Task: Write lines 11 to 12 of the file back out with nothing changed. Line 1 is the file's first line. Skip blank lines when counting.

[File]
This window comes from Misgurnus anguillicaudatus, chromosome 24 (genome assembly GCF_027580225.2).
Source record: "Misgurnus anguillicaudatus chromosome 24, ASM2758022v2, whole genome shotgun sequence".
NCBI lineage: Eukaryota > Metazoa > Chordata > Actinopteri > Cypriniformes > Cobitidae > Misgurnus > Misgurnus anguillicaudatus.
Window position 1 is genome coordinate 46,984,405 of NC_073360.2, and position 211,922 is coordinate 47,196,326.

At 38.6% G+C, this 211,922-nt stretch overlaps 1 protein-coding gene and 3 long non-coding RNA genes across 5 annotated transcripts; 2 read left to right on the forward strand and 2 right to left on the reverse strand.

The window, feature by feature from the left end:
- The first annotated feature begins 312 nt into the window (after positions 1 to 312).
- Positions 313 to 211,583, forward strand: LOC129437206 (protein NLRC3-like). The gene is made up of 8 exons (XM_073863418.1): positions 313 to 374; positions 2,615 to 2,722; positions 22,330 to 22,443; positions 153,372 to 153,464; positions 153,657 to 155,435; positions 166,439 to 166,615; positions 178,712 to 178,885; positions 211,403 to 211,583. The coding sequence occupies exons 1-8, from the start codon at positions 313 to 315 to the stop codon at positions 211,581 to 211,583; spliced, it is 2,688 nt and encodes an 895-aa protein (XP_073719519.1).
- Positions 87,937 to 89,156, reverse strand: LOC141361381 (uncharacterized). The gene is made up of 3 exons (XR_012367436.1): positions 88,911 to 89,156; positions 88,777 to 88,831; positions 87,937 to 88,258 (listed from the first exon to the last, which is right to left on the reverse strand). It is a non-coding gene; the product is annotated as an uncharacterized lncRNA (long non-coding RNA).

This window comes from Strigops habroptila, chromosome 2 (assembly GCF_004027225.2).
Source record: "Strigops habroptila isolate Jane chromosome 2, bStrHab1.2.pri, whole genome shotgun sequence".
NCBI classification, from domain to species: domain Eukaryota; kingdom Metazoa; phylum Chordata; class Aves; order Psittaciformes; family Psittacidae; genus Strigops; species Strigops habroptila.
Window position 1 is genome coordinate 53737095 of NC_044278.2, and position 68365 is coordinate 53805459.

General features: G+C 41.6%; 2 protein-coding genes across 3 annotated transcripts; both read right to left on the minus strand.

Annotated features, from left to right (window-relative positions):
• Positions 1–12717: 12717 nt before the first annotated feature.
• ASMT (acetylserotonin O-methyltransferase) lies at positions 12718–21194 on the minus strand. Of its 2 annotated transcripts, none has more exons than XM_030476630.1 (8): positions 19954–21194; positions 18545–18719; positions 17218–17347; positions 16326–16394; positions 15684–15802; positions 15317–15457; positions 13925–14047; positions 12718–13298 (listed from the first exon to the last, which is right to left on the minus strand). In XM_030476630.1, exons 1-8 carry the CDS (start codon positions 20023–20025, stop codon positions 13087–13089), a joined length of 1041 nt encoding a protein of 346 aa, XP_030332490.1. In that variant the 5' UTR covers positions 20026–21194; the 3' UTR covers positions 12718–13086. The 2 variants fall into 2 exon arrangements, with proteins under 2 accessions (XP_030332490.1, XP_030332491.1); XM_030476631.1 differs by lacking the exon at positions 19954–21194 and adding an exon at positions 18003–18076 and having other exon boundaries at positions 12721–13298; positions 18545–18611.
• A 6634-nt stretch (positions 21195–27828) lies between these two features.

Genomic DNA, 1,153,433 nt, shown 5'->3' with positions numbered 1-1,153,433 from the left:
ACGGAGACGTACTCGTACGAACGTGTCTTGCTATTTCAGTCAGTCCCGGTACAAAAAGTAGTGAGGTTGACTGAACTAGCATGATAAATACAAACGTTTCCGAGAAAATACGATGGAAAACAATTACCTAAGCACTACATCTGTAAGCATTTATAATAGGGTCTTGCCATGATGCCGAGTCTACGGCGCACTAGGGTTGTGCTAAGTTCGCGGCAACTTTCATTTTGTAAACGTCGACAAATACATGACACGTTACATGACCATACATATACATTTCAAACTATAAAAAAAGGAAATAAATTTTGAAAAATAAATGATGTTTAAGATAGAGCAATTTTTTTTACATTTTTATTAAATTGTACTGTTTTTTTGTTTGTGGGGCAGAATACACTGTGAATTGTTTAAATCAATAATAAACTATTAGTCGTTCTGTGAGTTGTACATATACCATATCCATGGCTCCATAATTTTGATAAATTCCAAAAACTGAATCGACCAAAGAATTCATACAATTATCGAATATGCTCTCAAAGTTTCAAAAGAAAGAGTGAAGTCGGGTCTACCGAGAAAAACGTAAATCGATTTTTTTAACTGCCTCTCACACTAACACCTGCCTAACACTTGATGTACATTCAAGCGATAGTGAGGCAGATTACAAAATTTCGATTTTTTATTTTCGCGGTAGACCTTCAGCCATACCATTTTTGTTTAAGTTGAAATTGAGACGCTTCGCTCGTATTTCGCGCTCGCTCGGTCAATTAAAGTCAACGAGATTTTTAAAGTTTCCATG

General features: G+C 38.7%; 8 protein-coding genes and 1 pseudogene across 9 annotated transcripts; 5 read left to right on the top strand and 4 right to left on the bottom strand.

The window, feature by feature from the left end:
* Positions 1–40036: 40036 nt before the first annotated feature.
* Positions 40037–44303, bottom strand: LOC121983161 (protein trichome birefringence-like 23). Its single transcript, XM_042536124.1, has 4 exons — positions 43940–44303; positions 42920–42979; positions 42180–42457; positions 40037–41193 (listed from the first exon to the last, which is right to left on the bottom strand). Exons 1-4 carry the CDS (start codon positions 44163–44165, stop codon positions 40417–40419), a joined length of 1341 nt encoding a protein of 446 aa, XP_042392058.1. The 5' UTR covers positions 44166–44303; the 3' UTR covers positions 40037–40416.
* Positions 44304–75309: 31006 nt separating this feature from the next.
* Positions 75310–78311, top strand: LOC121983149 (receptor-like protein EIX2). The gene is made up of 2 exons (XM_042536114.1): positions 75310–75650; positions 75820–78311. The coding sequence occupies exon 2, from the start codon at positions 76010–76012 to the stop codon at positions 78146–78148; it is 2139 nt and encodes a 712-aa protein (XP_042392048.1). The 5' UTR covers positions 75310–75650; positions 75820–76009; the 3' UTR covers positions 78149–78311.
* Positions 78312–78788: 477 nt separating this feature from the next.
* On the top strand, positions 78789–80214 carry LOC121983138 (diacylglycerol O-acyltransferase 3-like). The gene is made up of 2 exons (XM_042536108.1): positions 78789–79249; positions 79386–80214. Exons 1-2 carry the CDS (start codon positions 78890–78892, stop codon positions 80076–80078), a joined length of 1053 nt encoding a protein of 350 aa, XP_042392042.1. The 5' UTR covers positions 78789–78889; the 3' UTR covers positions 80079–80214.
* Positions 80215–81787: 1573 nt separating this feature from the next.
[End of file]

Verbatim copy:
Source record: "Strigops habroptila isolate Jane chromosome 2, bStrHab1.2.pri, whole genome shotgun sequence".
NCBI classification, from domain to species: domain Eukaryota; kingdom Metazoa; phylum Chordata; class Aves; order Psittaciformes; family Psittacidae; genus Strigops; species Strigops habroptila.